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Language and Communication use descriptive language to describe objects  This resource has been viewed by a moderator.


Use descriptive language to describe an object so that a peer can guess what it is.

Early years skill:not specified
Early years typical range:not specified
P-scales/Curriculum skill:Scientific Enquiry
P-scales/Curriculum level:L1
TAP skill:Language (old categories)
TAP level:TAP60
Pre/Nat. Curriculum Area:not specified
Pre/Nat. Curiculum Standard:not specified
Section:Primary (5-11yrs) info; Secondary (11-16yrs) info
Activity/strategy name and materials required How to do the activity Key principles for doing the activity and comments
What's in the bag?


Either two sets of pictures or a set of objects and a set of matching pictures (can be related to class topics).

Description prompt cards (cards with questions like "what do you do with it?", "what is it made of?", "what does it look like?").

Score chart (optional)

1. Explain that you are all going to take it in turns to describe something from the bag. All the others must listen to the description and guess what the item is.

2. Set out the pictures as a visual prompt.

3. Take it in turns to describe an object, making sure you keep it out of sight. Use the description prompt cards to help.

4. If someone is able to guess what the object is, the describer gets a point.

To make this harder, do not use the second set of pictures as a prompt.

You will need to use just one or two description prompt cards at first, building up to using the whole set.

When new to this game, some children may just say the name of the object before saying anything about it - in this case you might need to ask a question such as "What do you do with it?" before they have a chance to say the object's name.

Treasure Hunt

Objects to hide around the room (optional)

Description prompt cards.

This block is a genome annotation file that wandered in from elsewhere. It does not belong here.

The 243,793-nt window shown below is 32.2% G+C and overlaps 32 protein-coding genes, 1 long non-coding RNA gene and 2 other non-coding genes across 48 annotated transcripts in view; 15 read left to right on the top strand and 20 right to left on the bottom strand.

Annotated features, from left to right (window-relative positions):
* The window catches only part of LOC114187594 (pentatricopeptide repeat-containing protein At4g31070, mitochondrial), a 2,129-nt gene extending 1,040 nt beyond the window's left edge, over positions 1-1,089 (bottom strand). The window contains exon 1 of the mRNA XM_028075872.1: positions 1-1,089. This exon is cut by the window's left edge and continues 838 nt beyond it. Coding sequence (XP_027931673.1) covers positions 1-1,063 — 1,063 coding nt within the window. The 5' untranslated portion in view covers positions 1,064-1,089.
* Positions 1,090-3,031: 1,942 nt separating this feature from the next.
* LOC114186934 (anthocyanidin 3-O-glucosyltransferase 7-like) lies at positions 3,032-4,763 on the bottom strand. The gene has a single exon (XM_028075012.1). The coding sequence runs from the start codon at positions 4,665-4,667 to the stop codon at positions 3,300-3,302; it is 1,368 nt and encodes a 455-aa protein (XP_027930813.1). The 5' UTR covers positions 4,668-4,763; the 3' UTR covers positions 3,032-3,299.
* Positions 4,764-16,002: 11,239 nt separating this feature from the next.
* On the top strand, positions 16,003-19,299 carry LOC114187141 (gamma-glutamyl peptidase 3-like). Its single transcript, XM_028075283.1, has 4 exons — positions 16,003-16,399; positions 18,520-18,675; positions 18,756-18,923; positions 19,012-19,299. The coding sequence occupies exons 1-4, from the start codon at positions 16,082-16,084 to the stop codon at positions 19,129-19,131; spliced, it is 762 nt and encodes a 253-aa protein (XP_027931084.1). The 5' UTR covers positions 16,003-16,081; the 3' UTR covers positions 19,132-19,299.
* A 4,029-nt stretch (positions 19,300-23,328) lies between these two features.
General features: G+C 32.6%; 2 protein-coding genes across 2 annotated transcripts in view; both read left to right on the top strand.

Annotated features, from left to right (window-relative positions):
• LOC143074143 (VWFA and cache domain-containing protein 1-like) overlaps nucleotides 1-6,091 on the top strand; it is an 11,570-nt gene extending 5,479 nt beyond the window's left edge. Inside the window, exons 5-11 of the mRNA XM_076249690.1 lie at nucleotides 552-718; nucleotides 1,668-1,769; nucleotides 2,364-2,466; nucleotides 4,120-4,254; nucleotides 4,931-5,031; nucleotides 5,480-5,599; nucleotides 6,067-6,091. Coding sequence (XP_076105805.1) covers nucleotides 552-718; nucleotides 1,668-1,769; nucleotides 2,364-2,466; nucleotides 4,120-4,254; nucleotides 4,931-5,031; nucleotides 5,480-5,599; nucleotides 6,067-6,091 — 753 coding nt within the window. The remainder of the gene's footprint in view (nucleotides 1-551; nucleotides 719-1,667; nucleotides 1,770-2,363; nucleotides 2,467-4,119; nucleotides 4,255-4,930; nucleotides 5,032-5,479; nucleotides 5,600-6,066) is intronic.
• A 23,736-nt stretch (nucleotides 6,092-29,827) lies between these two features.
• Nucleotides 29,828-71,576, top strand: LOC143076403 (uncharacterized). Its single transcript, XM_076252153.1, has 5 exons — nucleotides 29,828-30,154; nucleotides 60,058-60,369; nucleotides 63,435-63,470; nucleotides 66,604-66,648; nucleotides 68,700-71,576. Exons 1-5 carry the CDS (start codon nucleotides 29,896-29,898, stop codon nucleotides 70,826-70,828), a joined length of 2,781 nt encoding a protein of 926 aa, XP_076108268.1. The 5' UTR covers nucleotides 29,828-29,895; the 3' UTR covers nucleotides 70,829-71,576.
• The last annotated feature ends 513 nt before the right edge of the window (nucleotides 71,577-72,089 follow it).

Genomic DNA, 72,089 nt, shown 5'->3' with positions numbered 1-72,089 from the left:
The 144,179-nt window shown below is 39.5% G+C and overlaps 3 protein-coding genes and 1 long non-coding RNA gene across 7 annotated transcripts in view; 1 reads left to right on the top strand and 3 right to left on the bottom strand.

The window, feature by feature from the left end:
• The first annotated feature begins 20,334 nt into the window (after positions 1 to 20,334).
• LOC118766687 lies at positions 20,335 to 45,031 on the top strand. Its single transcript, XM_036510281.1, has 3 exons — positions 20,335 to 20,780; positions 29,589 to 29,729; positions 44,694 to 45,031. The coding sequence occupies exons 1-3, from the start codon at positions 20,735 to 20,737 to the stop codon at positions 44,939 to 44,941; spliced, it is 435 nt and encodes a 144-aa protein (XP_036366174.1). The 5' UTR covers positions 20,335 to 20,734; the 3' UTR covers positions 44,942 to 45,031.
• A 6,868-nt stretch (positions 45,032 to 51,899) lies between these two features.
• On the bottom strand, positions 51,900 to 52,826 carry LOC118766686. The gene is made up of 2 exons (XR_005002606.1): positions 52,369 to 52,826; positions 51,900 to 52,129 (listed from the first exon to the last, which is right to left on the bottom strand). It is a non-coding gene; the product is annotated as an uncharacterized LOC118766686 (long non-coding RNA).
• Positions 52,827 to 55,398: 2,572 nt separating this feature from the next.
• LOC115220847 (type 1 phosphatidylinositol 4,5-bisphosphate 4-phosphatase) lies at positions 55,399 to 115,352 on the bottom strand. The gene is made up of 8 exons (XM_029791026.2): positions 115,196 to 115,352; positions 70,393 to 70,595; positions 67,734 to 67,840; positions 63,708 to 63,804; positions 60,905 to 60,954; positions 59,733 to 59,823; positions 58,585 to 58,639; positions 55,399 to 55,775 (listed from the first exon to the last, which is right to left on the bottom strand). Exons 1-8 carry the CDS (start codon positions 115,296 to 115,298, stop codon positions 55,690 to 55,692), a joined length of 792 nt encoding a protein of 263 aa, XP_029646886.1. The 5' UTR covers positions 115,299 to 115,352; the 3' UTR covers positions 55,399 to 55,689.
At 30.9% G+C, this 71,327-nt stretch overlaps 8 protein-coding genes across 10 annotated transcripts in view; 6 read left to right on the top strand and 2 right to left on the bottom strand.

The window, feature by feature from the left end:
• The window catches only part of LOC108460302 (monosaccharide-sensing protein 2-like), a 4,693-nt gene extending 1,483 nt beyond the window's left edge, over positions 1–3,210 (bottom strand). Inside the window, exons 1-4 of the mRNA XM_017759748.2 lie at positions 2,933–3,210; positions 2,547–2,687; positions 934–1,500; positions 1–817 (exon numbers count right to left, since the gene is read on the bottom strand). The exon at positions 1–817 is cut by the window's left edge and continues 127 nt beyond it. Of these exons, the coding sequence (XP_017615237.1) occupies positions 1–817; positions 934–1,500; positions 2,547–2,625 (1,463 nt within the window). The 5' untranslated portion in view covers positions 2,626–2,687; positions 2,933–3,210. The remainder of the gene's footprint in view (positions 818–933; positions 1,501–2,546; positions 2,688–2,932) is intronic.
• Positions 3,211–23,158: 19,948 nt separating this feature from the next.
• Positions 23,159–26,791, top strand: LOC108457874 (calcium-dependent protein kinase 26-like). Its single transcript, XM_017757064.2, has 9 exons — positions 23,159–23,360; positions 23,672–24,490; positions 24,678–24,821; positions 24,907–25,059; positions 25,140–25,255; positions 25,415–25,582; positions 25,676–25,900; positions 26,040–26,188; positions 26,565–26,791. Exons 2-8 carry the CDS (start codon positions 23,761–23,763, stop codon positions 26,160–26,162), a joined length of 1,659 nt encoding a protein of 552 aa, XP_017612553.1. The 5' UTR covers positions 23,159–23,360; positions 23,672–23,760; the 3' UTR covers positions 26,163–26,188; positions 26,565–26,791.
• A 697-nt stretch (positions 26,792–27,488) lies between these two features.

Score chart (optional)

1. Either place objects around the room, or make sure there are suitable things to describe in the room already.

2. Explain that one child is going to choose something to describe, the others are going to listen and guess what it is. (Either let all the other children guess together, or have them take it in turns to be the one to listen and guess.)

3. The 'listener' must go and get the object when they have guessed it correctly.

4. If the describer is able to describe the object successfully they get a point.

Make sure the describer does not point at the object or stare at it!

Present list hints

Pictures of toys or other things the children would like as presents (Argos catalogues are good, or other catalogues)

Description prompt cards

Score chart (optional)

1. Explain that you are going to take it in turns to try and get your friends to understand one of the things you would like on your present list. The problem is, you are not allowed to say the name of the item. You need to describe it and help them to guess what you want.

2. Have a selection of pictures for them to look at and choose from.

3. Each child takes a turn at choosing an item (note, the picture stays with all the others), and describes it to the other children. Use the description prompt cards to help.

4. If they are successful, they get a point.

It might be best to use this activity before an occasion when the child is likely to get presents, such as birthday, Christmas / Eid or other festival, etc.


Commercial 'Taboo!' game


Set of cards with 'Don't say...' header on them, and space to write a word underneath

Objects or pictures of items.

1. If you are using the commercial Taboo game, play as suggested. You may need to change some rules - see opposite.

2. If you are using your own version, use the cards with or without the 'Don't say....' header and a set of objects or pictures. Write down the name of one object / picture on each card.

3. Put all the objects / pictures out so all the children can see them.

4. The children take it in turns to take a card. They have to describe the object without using the word on the card. (Use the description prompt cards to help.)

5. They get a point if someone guesses what they are describing.

If you are using the commercial Taboo! Game, you may need to adapt how you play it to make it easier. The main adaptations are to not use the timer, and go through the cards to check that the words are ones the children will know.

Using your own version:

To make it harder, put more words per object on the card of words they cannot say. You could also introduce a timer, but only if the children are very confident - this is not a test!

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